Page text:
Increasing buyers' equity stake
All three shared equity schemes provide a facility for buyers to repay the Scottish Government to increase their equity share. Buyers can increase their equity share up to 100% ownership, but must do so by at least 5% each time. The buyer survey asked about awareness and use of this facility, and whether buyers had re-mortgaged since first buying their home with shared equity (for example to get a better mortgage deal).
Around one in ten (11%) respondents had increased their equity stake since buying with shared equity. Those who had been in their home for longer appeared more likely to have increased their equity stake; 13% of those buying prior to 2016 had done so, compared with 7% of those buying in 2018/19. Nearly half (46%) of those who had increased their equity stake had increased to 90% or more, including just over a quarter (26%) who had increased their share to 100%.
In addition to the 11% who had increased their equity stake, 40% understood how it works. There were some differences across shared equity schemes, with OMSE buyers more likely to understand how the option to increase their equity stake works (61% compared with 47% of HtB and 49% of NSSE buyers). There were also differences by year of purchase (57% of those buying in 2018 or 2019 understood how increasing their equity stake works, compared with 47% of those buying prior to 2018).
Base: HtB 2043, NSSE 116, OMSE 948
Around half (52%) of respondents expressed an interest in increasing their equity stake over the next five years, and this was broadly consistent across the three schemes. However, just under three quarters (73%) of those who would like to increase their equity stake felt they were likely to do so (equivalent to 38% of all respondents). A higher proportion of HtB and OMSE buyers were likely to increase their stake (38% of HtB and 41% OMSE buyers, compared with 27% of NSSE respondents).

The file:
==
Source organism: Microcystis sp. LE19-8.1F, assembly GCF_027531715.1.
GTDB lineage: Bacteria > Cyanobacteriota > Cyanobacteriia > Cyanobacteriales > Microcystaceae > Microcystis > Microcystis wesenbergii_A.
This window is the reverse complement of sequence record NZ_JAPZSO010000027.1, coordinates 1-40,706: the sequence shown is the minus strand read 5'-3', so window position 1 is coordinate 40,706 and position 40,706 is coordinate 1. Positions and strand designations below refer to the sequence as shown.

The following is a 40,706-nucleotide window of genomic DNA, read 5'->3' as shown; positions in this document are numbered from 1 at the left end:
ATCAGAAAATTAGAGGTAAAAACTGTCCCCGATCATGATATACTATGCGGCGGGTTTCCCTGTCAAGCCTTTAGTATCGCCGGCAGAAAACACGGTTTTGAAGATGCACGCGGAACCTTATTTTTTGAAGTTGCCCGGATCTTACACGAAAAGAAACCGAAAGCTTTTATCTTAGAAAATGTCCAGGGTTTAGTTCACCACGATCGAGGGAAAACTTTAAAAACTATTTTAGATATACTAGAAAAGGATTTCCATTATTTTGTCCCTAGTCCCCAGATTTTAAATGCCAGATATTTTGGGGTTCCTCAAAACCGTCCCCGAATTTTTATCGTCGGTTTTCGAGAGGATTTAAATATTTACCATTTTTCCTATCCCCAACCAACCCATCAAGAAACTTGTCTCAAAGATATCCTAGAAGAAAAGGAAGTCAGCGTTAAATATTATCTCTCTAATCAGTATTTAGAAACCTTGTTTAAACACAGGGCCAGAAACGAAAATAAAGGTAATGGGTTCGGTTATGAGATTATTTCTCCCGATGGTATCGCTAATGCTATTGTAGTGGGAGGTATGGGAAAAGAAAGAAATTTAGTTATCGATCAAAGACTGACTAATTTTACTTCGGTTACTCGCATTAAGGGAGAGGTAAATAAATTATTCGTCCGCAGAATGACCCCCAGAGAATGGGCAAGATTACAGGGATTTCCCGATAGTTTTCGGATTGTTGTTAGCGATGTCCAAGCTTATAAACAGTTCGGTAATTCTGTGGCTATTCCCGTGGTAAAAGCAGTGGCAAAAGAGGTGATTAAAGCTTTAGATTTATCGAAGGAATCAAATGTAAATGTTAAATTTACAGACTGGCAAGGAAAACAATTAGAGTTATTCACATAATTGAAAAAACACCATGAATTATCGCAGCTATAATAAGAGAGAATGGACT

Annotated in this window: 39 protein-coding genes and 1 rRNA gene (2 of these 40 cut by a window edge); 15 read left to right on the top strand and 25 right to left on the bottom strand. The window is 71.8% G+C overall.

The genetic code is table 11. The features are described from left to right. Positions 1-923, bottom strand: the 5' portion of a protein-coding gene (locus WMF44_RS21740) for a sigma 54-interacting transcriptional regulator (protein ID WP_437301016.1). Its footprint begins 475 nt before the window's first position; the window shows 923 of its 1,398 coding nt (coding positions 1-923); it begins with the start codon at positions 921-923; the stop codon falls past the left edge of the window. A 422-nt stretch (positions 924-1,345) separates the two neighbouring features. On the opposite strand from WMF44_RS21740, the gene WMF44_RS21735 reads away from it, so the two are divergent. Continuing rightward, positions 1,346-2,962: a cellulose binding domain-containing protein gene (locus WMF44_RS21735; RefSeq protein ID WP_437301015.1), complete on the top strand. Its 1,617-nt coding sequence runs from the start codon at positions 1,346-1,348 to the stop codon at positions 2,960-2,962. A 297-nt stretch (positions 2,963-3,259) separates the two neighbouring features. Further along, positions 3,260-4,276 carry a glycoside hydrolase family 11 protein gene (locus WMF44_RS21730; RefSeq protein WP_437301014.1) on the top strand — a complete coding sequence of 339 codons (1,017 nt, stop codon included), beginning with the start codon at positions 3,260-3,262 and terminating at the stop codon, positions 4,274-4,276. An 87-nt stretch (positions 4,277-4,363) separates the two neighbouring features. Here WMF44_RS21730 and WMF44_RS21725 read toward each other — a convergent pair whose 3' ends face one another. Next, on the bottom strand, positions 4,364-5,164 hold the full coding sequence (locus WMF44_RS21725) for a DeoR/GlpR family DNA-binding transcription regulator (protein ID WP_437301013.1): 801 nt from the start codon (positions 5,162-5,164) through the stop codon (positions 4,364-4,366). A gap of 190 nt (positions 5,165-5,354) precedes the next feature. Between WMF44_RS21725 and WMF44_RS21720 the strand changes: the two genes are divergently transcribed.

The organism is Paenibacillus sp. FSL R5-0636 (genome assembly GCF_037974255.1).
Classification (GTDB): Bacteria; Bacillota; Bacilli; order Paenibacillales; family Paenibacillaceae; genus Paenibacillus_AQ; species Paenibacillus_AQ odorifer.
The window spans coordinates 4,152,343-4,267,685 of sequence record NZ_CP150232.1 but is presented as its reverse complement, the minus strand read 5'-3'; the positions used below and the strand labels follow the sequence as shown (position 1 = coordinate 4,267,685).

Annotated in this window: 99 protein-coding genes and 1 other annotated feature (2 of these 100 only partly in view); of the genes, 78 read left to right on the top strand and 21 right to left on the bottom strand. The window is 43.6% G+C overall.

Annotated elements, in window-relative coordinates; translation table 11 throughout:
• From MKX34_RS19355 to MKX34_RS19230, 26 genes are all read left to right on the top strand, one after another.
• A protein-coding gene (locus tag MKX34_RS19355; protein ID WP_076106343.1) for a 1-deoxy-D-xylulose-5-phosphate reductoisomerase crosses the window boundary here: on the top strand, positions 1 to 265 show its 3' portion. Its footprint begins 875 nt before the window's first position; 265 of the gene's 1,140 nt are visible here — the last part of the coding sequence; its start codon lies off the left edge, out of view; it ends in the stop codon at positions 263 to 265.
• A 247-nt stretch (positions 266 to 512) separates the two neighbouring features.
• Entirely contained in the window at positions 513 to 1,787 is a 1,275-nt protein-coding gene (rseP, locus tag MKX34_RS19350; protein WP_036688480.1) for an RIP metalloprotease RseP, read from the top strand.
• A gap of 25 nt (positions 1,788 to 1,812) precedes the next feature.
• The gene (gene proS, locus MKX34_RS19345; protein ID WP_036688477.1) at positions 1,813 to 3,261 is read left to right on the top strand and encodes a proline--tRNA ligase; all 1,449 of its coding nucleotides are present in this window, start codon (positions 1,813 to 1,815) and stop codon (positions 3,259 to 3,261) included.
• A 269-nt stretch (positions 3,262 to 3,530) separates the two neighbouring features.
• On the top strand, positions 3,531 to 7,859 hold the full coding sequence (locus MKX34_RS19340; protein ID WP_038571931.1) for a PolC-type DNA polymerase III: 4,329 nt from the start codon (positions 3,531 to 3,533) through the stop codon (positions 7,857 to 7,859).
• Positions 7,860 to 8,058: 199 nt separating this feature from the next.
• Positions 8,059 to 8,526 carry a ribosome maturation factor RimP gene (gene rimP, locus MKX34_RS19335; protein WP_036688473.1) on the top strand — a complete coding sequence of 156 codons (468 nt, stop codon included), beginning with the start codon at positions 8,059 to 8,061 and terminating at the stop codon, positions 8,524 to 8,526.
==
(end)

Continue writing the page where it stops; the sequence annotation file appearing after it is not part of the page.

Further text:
Base: HtB 2044, NSSE 118, OMSE 947
The survey asked buyers an open question on why they felt they would be unlikely to increase their equity stake. These views were also explored through buyer interviews.
Written responses from survey respondents and qualitative interview findings indicated that those who would be unlikely to increase their equity stake included buyers who did not yet wish to increase their equity stake. For example, some preferred to focus on reducing other (higher interest) debts. Some specifically noted that the "security" offered by the shared equity schemes was in part linked to buyers not being required to repay the Scottish Government's equity stake until they sell their home.
"It’s peace of mind that I won’t have to pay back the equity share until I move" HtB Buyer
However, a number of buyers who wished to increase their equity stake cited a range of reasons that may limit their ability to do so.
Affordability was the most common reason, and was mentioned by more than half of those providing comment. This included respondents prioritising other financial commitments, including a focus on reducing mortgage and/or other debts, and starting a family. Some also raised concerns around current economic uncertainty and/or job insecurity as affecting their ability to save towards increasing their equity stake.
"Not sure if I will have the money to increase my stake in the next 5 years, not completely sure of how much it costs and how I go about it." HtB Buyer